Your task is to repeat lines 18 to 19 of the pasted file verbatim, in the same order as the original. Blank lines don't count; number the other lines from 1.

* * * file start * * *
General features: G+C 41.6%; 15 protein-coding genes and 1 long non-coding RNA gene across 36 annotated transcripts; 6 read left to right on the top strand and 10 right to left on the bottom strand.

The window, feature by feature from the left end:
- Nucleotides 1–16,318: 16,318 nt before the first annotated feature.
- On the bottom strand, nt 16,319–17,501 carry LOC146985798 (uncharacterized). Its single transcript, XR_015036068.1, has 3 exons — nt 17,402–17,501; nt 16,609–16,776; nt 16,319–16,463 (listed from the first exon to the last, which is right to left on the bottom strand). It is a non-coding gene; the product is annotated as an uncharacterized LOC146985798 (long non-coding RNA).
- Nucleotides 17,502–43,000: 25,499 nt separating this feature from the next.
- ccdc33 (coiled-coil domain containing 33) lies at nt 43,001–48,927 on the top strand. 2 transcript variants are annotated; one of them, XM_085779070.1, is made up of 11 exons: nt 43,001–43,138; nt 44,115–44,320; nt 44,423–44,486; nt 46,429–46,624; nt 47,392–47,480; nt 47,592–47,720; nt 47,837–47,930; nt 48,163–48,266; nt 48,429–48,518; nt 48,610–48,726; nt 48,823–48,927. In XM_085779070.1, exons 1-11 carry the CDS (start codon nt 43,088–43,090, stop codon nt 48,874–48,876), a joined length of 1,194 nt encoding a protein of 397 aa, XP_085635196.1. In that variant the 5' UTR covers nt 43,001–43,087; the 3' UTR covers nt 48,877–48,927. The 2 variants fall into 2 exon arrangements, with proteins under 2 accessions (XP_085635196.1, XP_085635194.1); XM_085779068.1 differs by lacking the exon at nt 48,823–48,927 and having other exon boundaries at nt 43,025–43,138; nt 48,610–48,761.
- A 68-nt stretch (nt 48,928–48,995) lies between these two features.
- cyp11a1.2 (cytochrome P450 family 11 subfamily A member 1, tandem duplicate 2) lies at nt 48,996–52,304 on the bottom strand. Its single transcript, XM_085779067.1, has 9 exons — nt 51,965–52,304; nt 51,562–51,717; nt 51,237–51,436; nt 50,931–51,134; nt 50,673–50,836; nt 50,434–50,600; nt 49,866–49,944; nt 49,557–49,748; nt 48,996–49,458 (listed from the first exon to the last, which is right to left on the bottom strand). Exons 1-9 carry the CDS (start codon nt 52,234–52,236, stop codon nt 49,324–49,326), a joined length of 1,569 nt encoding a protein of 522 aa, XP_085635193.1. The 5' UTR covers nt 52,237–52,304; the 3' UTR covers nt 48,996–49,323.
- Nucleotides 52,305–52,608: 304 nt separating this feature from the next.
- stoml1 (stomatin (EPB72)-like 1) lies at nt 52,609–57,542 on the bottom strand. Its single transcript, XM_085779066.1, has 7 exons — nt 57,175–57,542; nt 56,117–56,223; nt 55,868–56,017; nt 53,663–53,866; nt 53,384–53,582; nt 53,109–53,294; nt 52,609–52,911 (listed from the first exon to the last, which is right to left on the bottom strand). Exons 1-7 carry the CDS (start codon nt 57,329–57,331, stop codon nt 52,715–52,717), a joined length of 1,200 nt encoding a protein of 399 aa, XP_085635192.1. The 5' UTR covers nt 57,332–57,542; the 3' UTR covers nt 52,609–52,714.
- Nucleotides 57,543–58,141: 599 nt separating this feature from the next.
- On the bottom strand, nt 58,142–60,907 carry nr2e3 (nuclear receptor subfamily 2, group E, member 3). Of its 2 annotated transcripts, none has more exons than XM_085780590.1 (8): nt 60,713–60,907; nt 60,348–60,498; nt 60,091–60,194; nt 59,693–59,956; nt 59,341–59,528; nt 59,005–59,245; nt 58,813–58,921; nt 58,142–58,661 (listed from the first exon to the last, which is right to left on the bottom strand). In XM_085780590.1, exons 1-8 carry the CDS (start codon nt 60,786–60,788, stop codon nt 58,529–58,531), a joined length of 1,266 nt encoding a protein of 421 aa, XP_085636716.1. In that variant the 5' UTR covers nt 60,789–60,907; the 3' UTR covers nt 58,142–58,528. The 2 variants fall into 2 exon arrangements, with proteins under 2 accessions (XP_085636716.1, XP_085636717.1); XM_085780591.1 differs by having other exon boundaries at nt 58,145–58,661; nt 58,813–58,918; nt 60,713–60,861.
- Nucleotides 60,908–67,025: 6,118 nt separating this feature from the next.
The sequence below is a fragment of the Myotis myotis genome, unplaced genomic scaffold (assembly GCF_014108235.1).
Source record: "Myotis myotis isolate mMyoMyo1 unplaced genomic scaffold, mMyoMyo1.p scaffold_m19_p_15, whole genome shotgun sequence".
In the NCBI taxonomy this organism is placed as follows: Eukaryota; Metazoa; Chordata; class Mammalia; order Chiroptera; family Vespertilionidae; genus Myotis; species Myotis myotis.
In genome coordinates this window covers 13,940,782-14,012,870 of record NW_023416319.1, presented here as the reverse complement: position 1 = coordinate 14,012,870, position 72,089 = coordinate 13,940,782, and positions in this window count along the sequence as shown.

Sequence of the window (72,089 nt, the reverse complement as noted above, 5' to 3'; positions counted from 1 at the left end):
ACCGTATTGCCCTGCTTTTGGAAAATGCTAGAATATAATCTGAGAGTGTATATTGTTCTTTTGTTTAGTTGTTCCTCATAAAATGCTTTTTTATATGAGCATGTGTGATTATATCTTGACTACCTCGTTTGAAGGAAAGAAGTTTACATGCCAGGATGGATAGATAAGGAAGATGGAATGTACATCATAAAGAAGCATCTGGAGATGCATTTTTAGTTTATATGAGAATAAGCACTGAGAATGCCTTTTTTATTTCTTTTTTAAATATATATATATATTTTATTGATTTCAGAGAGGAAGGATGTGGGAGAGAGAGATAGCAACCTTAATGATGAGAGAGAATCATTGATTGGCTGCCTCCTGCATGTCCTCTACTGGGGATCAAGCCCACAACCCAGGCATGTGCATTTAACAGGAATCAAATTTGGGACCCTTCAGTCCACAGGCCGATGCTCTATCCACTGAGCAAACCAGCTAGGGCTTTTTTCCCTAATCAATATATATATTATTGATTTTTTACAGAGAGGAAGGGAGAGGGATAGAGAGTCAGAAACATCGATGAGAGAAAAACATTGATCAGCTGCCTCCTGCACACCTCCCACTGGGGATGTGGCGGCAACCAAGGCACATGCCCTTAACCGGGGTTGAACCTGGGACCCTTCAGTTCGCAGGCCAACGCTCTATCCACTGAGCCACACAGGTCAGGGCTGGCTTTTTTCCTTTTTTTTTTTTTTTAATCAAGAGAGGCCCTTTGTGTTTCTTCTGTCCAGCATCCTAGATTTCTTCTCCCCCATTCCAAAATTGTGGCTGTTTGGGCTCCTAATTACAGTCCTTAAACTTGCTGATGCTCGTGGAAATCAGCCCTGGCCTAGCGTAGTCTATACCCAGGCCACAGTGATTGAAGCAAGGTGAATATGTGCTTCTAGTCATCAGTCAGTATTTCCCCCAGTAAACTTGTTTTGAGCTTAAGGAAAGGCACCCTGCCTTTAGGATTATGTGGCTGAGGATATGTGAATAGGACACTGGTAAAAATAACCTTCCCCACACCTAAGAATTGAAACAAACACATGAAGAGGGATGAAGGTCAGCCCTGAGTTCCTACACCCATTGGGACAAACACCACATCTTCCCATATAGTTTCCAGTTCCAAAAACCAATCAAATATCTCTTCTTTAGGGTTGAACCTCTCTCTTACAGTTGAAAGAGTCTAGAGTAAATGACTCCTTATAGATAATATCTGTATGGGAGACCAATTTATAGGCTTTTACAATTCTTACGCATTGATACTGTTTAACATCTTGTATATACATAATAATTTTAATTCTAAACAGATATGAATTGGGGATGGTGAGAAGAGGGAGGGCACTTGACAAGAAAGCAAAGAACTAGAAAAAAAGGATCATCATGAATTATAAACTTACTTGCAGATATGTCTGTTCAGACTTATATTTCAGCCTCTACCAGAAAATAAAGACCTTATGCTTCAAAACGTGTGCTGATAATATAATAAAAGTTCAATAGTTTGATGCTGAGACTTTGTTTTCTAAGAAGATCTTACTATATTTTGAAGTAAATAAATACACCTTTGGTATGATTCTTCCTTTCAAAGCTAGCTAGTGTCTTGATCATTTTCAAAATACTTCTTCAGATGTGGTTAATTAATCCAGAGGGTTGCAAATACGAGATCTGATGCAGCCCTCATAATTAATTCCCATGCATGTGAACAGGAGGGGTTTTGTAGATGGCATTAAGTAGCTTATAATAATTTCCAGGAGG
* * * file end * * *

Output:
Sequence of the window (72,089 nt, the reverse complement as noted above, 5' to 3'; positions counted from 1 at the left end):
ACCGTATTGCCCTGCTTTTGGAAAATGCTAGAATATAATCTGAGAGTGTATATTGTTCTTTTGTTTAGTTGTTCCTCATAAAATGCTTTTTTATATGAGCATGTGTGATTATATCTTGACTACCTCGTTTGAAGGAAAGAAGTTTACATGCCAGGATGGATAGATAAGGAAGATGGAATGTACATCATAAAGAAGCATCTGGAGATGCATTTTTAGTTTATATGAGAATAAGCACTGAGAATGCCTTTTTTATTTCTTTTTTAAATATATATATATATTTTATTGATTTCAGAGAGGAAGGATGTGGGAGAGAGAGATAGCAACCTTAATGATGAGAGAGAATCATTGATTGGCTGCCTCCTGCATGTCCTCTACTGGGGATCAAGCCCACAACCCAGGCATGTGCATTTAACAGGAATCAAATTTGGGACCCTTCAGTCCACAGGCCGATGCTCTATCCACTGAGCAAACCAGCTAGGGCTTTTTTCCCTAATCAATATATATATTATTGATTTTTTACAGAGAGGAAGGGAGAGGGATAGAGAGTCAGAAACATCGATGAGAGAAAAACATTGATCAGCTGCCTCCTGCACACCTCCCACTGGGGATGTGGCGGCAACCAAGGCACATGCCCTTAACCGGGGTTGAACCTGGGACCCTTCAGTTCGCAGGCCAACGCTCTATCCACTGAGCCACACAGGTCAGGGCTGGCTTTTTTCCTTTTTTTTTTTTTTTAATCAAGAGAGGCCCTTTGTGTTTCTTCTGTCCAGCATCCTAGATTTCTTCTCCCCCATTCCAAAATTGTGGCTGTTTGGGCTCCTAATTACAGTCCTTAAACTTGCTGATGCTCGTGGAAATCAGCCCTGGCCTAGCGTAGTCTATACCCAGGCCACAGTGATTGAAGCAAGGTGAATATGTGCTTCTAGTCATCAGTCAGTATTTCCCCCAGTAAACTTGTTTTGAGCTTAAGGAAAGGCACCCTGCCTTTAGGATTATGTGGCTGAGGATATGTGAATAGGACACTGGTAAAAATAACCTTCCCCACACCTAAGAATTGAAACAAACACATGAAGAGGGATGAAGGTCAGCCCTGAGTTCCTACACCCATTGGGACAAACACCACATCTTCCCATATAGTTTCCAGTTCCAAAAACCAATCAAATATCTCTTCTTTAGGGTTGAACCTCTCTCTTACAGTTGAAAGAGTCTAGAGTAAATGACTCCTTATAGATAATATCTGTATGGGAGACCAATTTATAGGCTTTTACAATTCTTACGCATTGATACTGTTTAACATCTTGTATATACATAATAATTTTAATTCTAAACAGATATGAATTGGGGATGGTGAGAAGAGGGAGGGCACTTGACAAGAAAGCAAAGAACTAGAAAAAAAGGATCATCATGAATTATAAACTTACTTGCAGATATGTCTGTTCAGACTTATATTTCAGCCTCTACCAGAAAATAAAGACCTTATGCTTCAAAACGTGTGCTGATAATATAATAAAAGTTCAATAGTTTGATGCTGAGACTTTGTTTTCTAAGAAGATCTTACTATATTTTGAAGTAAATAAATACACCTTTGGTATGATTCTTCCTTTCAAAGCTAGCTAGTGTCTTGATCATTTTCAAAATACTTCTTCAGATGTGGTTAATTAATCCAGAGGGTTGCAAATACGAGATCTGATGCAGCCCTCATAATTAATTCCCATGCATGTGAACAGGAGGGGTTTTGTAGATGGCATTAAGTAGCTTATAATAATTTCCAGGAGG